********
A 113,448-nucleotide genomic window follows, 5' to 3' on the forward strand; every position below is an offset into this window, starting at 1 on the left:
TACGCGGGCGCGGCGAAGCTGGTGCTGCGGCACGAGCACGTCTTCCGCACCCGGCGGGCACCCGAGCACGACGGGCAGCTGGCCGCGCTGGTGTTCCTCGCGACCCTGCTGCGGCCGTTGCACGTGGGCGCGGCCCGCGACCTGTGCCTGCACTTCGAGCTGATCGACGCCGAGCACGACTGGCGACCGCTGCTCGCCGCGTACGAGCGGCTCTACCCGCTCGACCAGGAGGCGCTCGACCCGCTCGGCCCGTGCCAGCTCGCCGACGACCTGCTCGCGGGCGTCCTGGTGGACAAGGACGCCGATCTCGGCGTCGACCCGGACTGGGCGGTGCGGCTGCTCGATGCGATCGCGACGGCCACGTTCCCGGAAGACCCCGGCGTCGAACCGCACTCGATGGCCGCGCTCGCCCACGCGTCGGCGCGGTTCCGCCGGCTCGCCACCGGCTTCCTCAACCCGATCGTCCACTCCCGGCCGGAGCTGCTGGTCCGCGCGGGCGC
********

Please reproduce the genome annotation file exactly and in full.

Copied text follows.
A 113,448-nucleotide genomic window follows, 5' to 3' on the forward strand; every position below is an offset into this window, starting at 1 on the left:
TACGCGGGCGCGGCGAAGCTGGTGCTGCGGCACGAGCACGTCTTCCGCACCCGGCGGGCACCCGAGCACGACGGGCAGCTGGCCGCGCTGGTGTTCCTCGCGACCCTGCTGCGGCCGTTGCACGTGGGCGCGGCCCGCGACCTGTGCCTGCACTTCGAGCTGATCGACGCCGAGCACGACTGGCGACCGCTGCTCGCCGCGTACGAGCGGCTCTACCCGCTCGACCAGGAGGCGCTCGACCCGCTCGGCCCGTGCCAGCTCGCCGACGACCTGCTCGCGGGCGTCCTGGTGGACAAGGACGCCGATCTCGGCGTCGACCCGGACTGGGCGGTGCGGCTGCTCGATGCGATCGCGACGGCCACGTTCCCGGAAGACCCCGGCGTCGAACCGCACTCGATGGCCGCGCTCGCCCACGCGTCGGCGCGGTTCCGCCGGCTCGCCACCGGCTTCCTCAACCCGATCGTCCACTCCCGGCCGGAGCTGCTGGTCCGCGCGGGCGC